KL) Not against love marriage, but I prefer they marry within their caste. Intercaste/international marriages are not advisable as their children do not get the proper identity in society.

KJ) I tell my daughters (one is married) I prefer they marry an Indian Hindu, but more important is his intellect, sensitivity, family background and, most important, being my daughters' happiness.

QUESTION: Were there different rules for your son than for your daughter?

ST) Never differentiated between daughter and son. Both given equal opportunities to do what they want.

NSV) Yes. We taught my daughter not to be too exhuberant and display emotions etc.-unlike my son, who used to howl and yell while watching TV or video.

KL) Yes, I raised my daughter in an Indian way. Though she can go out freely, she has restrictions unlike her brother who is more free in going out and coming home late at night and other things.

KJ) Not applicable-I have two daughters.

QUESTION: What was, or is, your counsel to them to have a happy marriage?

ST) I would advise my daughter to insist for a two-way relationship and never put up with insensitivity from her spouse just because he happens to be a husband or because of what people will say. -Mrs. Tyagarajan

NSV) To both young men and women getting married, we tell them to stay in a different place, away from their parents, but close to them!! Rule two-no secrets between partners, please!!

KL) No answer.

KJ) I told my daughter not to let her ego be misused while dealing in petty matters. Try to compromise in matters and not to hold a stubborn and negative point of view in silly matters. But also, never sacrifice her beliefs because that would kill her individuality.

QUESTION: Did you talkabout sex matters openly?

ST) Yes, very open discussions about premarital sex and related problems. They have felt free to ask any questions about sex. We have been very frank and open.

NSV) Not directly, but indirectly by citing how I wanted my wife to be. It is best that they figure it out themselves. Of course, this may not be the best method.

KL) Yes, I talk very freely with them about this. I believe one man for one woman. I was brought up that way, and I want my daughter brought up this way.

KJ) No.

QUESTION: Did you set dress rules?

ST) We told them rather strongly about our disapproval on dressing provocatively after they were teenagers.

NSV) Yes. Rules were simple-don't copy "X" or "Y." No make-up, hair style, etc. Sometimes, I myself used to long to see them dressed like "X" or "Y" that I saw in TV, but never dared to tell them so!

KL) No restrictions of any kind. They may wear what they like.

KJ) I told them to maintain individuality in dress. Only rule was that clothes in no way be indecent, i.e. short or revealing.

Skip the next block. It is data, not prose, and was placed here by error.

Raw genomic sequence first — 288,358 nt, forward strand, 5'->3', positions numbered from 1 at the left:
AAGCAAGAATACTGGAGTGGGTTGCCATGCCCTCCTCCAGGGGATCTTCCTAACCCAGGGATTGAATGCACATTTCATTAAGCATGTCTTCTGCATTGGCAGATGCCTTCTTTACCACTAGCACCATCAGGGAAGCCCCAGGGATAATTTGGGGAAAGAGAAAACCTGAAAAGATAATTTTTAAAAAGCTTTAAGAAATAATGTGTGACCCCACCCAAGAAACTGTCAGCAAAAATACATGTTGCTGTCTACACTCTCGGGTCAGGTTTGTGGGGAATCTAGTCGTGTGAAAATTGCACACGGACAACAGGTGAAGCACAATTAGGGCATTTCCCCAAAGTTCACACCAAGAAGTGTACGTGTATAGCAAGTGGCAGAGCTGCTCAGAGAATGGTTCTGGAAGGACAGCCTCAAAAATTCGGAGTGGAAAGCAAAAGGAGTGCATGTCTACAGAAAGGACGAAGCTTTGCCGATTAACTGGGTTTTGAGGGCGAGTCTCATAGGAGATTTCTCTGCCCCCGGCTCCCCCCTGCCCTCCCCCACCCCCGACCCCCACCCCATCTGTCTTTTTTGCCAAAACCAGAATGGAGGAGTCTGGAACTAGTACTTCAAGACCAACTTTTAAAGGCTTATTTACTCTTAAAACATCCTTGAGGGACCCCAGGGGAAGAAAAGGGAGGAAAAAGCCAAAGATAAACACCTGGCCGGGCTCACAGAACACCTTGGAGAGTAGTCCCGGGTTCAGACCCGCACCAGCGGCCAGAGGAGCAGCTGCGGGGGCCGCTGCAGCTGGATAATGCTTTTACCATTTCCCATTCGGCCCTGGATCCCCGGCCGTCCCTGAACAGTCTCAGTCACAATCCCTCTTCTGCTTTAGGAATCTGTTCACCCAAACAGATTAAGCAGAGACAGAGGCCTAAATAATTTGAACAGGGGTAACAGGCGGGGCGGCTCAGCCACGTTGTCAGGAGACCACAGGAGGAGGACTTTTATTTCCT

QUESTION: Did joint family members help in parenting?

ST) When we had doubts about certain aspects of our children's activities, we checked with other family members.

NSV) Yes, particularly my sisters made the childhood of my children especially enjoyable by affectionately caring. loving and looking after them.

KL) The joint family system is a boon to parents. My children were entirely brought up by my parents. It teaches children to share everything and obey others.

KJ) Participation of extended family helps give a child responsibility, sharing, caring, respect for elders. It enhances development of the child mentally.

QUESTION: What did your children protest the most?

ST) My conflicting behavior on the same issue at different times which unsettled the child and raised doubts as to what my stand actually was.

NSV) They protested whenever I wanted them to be dressed in orthodox Indian style for religious functions as they saw others dressed in unorthodox dress.

KL) They liked the way they were brought up.

KJ) When they were in their teens we moved. They started breaking away and I got very strict. They complain I should have been more sensitive and less rigid.

QUESTION: Did you teach your daughter cooking?

ST) I was never taught cooking. I learned it because I liked it. My daughter volunteers and learns by helping me. I have no idea she should learn cooking just because she is a girl. -Mrs. Tyagarajan

NSV) No answer.

KL) I teach cooking to my daughter not only because she will need it in the future, but I believe that a woman should know everything to run a house and that includes cooking.

KJ) I was never taught cooking. I learned only after I got married. But I trained my eldest daughter before her wedding.